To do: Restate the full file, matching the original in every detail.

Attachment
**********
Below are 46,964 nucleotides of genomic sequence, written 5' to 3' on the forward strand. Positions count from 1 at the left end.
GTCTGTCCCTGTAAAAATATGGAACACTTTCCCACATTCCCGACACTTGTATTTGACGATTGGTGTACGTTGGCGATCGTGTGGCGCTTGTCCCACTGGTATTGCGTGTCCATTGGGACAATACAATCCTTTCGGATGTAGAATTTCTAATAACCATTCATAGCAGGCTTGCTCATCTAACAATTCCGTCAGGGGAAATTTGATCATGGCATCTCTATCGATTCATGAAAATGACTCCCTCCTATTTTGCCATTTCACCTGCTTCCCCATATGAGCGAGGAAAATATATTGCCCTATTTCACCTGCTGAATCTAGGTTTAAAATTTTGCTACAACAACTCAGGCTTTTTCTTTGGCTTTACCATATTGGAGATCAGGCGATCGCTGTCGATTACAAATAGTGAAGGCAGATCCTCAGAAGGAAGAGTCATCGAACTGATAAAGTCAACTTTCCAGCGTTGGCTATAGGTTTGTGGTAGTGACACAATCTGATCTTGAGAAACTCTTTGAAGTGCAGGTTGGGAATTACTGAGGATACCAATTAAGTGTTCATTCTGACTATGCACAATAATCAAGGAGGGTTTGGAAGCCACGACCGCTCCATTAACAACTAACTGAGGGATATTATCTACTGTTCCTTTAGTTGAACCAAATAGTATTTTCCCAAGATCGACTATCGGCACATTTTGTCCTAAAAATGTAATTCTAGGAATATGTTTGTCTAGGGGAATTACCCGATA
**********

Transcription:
Below are 46,964 nucleotides of genomic sequence, written 5' to 3' on the forward strand. Positions count from 1 at the left end.
GTCTGTCCCTGTAAAAATATGGAACACTTTCCCACATTCCCGACACTTGTATTTGACGATTGGTGTACGTTGGCGATCGTGTGGCGCTTGTCCCACTGGTATTGCGTGTCCATTGGGACAATACAATCCTTTCGGATGTAGAATTTCTAATAACCATTCATAGCAGGCTTGCTCATCTAACAATTCCGTCAGGGGAAATTTGATCATGGCATCTCTATCGATTCATGAAAATGACTCCCTCCTATTTTGCCATTTCACCTGCTTCCCCATATGAGCGAGGAAAATATATTGCCCTATTTCACCTGCTGAATCTAGGTTTAAAATTTTGCTACAACAACTCAGGCTTTTTCTTTGGCTTTACCATATTGGAGATCAGGCGATCGCTGTCGATTACAAATAGTGAAGGCAGATCCTCAGAAGGAAGAGTCATCGAACTGATAAAGTCAACTTTCCAGCGTTGGCTATAGGTTTGTGGTAGTGACACAATCTGATCTTGAGAAACTCTTTGAAGTGCAGGTTGGGAATTACTGAGGATACCAATTAAGTGTTCATTCTGACTATGCACAATAATCAAGGAGGGTTTGGAAGCCACGACCGCTCCATTAACAACTAACTGAGGGATATTATCTACTGTTCCTTTAGTTGAACCAAATAGTATTTTCCCAAGATCGACTATCGGCACATTTTGTCCTAAAAATGTAATTCTAGGAATATGTTTGTCTAGGGGAATTACCCGATA